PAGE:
Mr. Speaker, a previous question was about the delay in some of this legislation. I would like to refresh the memories of the hon. members in the House on the way things worked out.

A lot of this legislation was introduced back in late 2007 or 2008. The Prime Minister prorogued Parliament, which meant everything disappeared from the order paper. It was reintroduced and debated and he called an election in violation of the fixed election date act, and that again removed everything from the order paper. About a few weeks or a month after our return, he prorogued Parliament again. Then we were back for another six months, and in January of this year, after this legislation was reintroduced, discussed and debated and some of it sent to committee, he prorogued Parliament again, which meant everything was dropped from the order paper. So we can see the whole sequence of event.

My question to the member is whether this sequence of events, these many, many prorogations and the election that was called, contrary to the fixed election date act, in any way contributed to the delay in the legislation.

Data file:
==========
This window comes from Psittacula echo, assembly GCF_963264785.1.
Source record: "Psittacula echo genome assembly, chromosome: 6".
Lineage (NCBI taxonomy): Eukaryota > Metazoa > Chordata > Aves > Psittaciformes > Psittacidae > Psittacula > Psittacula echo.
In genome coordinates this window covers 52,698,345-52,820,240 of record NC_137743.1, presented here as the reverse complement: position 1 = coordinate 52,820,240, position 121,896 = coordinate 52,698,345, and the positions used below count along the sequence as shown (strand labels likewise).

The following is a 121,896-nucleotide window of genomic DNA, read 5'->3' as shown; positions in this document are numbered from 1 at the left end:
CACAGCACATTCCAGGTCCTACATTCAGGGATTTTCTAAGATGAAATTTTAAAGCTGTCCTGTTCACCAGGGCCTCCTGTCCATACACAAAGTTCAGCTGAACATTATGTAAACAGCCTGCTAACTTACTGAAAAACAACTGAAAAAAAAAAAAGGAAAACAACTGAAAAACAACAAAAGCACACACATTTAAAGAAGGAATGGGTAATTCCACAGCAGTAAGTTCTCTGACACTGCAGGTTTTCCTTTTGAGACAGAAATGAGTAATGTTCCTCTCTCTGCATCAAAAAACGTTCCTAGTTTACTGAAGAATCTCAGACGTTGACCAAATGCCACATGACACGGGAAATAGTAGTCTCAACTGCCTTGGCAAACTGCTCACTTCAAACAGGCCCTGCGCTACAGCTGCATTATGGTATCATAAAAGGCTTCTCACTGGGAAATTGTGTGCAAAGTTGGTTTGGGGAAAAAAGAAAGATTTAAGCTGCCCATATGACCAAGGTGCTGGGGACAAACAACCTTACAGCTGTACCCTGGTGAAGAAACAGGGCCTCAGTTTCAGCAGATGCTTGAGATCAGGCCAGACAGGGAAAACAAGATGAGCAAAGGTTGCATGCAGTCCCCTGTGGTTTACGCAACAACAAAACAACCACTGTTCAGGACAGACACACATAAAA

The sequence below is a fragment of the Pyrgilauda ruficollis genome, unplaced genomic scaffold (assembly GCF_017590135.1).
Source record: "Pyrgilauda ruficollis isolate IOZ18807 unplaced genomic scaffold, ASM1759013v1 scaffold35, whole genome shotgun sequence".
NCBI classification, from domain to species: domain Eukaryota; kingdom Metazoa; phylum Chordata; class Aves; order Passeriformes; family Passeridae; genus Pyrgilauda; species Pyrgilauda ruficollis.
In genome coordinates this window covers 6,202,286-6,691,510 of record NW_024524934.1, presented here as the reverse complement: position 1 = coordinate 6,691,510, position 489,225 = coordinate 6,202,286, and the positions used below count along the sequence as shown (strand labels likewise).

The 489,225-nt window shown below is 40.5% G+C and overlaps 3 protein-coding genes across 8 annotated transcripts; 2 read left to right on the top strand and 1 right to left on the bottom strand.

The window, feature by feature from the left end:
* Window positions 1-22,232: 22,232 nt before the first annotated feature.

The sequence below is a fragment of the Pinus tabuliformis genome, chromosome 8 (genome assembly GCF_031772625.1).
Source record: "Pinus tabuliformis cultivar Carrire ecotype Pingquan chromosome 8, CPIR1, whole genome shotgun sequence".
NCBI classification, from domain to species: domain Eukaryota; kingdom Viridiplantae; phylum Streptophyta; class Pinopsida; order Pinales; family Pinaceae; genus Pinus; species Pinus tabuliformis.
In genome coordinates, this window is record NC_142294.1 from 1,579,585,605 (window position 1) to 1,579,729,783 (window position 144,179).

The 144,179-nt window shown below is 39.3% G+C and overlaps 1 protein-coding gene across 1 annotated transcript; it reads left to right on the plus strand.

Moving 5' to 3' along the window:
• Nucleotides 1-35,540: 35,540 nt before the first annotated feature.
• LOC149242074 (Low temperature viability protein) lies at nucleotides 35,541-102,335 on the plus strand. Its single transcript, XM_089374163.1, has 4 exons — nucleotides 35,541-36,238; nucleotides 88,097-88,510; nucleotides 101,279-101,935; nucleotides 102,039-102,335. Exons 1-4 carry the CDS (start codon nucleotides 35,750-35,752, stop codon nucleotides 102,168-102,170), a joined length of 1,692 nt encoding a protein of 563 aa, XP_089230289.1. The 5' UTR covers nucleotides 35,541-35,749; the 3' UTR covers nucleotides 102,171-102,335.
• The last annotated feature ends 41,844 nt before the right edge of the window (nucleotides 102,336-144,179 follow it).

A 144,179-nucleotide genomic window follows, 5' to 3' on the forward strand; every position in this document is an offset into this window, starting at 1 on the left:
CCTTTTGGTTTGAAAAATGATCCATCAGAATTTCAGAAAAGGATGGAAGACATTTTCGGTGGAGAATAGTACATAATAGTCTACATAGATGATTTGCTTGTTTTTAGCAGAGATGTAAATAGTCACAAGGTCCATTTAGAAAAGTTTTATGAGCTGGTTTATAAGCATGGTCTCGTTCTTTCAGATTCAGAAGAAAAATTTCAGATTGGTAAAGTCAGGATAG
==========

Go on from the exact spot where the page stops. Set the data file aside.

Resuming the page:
Protecting Children from Sexual Predators ActGovernment Orders

12:35 p.m.

Liberal

Yasmin Ratansi Liberal Don Valley East, ON

Mr. Speaker, as I mentioned previously, there were pieces of legislation that the opposition had already agreed to.

The government tries to say it has a tough on crime agenda, or a crime agenda, and we sit here wondering what crime agenda does it really have. If it were really tough on crime, if it really cared about issues, if it really cared about the safety of Canadians, the safety of kids, it would not be proroguing Parliament on a regular basis, because the legislation on the order paper disappears. Private members' bills do not, but those other ones go to zero.